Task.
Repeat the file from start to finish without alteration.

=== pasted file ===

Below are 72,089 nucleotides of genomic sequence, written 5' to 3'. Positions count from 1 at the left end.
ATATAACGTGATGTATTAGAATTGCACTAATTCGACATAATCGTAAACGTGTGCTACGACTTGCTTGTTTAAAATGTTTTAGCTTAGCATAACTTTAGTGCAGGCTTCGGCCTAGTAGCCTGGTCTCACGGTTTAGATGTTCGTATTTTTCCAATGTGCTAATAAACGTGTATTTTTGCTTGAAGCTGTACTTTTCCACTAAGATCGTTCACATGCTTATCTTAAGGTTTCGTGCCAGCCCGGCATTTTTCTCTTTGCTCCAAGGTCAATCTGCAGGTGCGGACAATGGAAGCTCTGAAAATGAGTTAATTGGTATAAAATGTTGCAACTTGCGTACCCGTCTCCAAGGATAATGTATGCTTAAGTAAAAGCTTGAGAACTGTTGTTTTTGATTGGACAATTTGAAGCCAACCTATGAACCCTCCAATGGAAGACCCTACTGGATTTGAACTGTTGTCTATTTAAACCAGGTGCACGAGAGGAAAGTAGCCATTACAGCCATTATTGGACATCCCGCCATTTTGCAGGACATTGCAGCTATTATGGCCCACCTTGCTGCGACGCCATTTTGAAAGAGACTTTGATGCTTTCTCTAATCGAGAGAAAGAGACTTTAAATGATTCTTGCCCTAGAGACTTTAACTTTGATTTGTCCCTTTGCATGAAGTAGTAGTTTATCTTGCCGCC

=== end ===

Below are 72,089 nucleotides of genomic sequence, written 5' to 3'. Positions count from 1 at the left end.
ATATAACGTGATGTATTAGAATTGCACTAATTCGACATAATCGTAAACGTGTGCTACGACTTGCTTGTTTAAAATGTTTTAGCTTAGCATAACTTTAGTGCAGGCTTCGGCCTAGTAGCCTGGTCTCACGGTTTAGATGTTCGTATTTTTCCAATGTGCTAATAAACGTGTATTTTTGCTTGAAGCTGTACTTTTCCACTAAGATCGTTCACATGCTTATCTTAAGGTTTCGTGCCAGCCCGGCATTTTTCTCTTTGCTCCAAGGTCAATCTGCAGGTGCGGACAATGGAAGCTCTGAAAATGAGTTAATTGGTATAAAATGTTGCAACTTGCGTACCCGTCTCCAAGGATAATGTATGCTTAAGTAAAAGCTTGAGAACTGTTGTTTTTGATTGGACAATTTGAAGCCAACCTATGAACCCTCCAATGGAAGACCCTACTGGATTTGAACTGTTGTCTATTTAAACCAGGTGCACGAGAGGAAAGTAGCCATTACAGCCATTATTGGACATCCCGCCATTTTGCAGGACATTGCAGCTATTATGGCCCACCTTGCTGCGACGCCATTTTGAAAGAGACTTTGATGCTTTCTCTAATCGAGAGAAAGAGACTTTAAATGATTCTTGCCCTAGAGACTTTAACTTTGATTTGTCCCTTTGCATGAAGTAGTAGTTTATCTTGCCGCC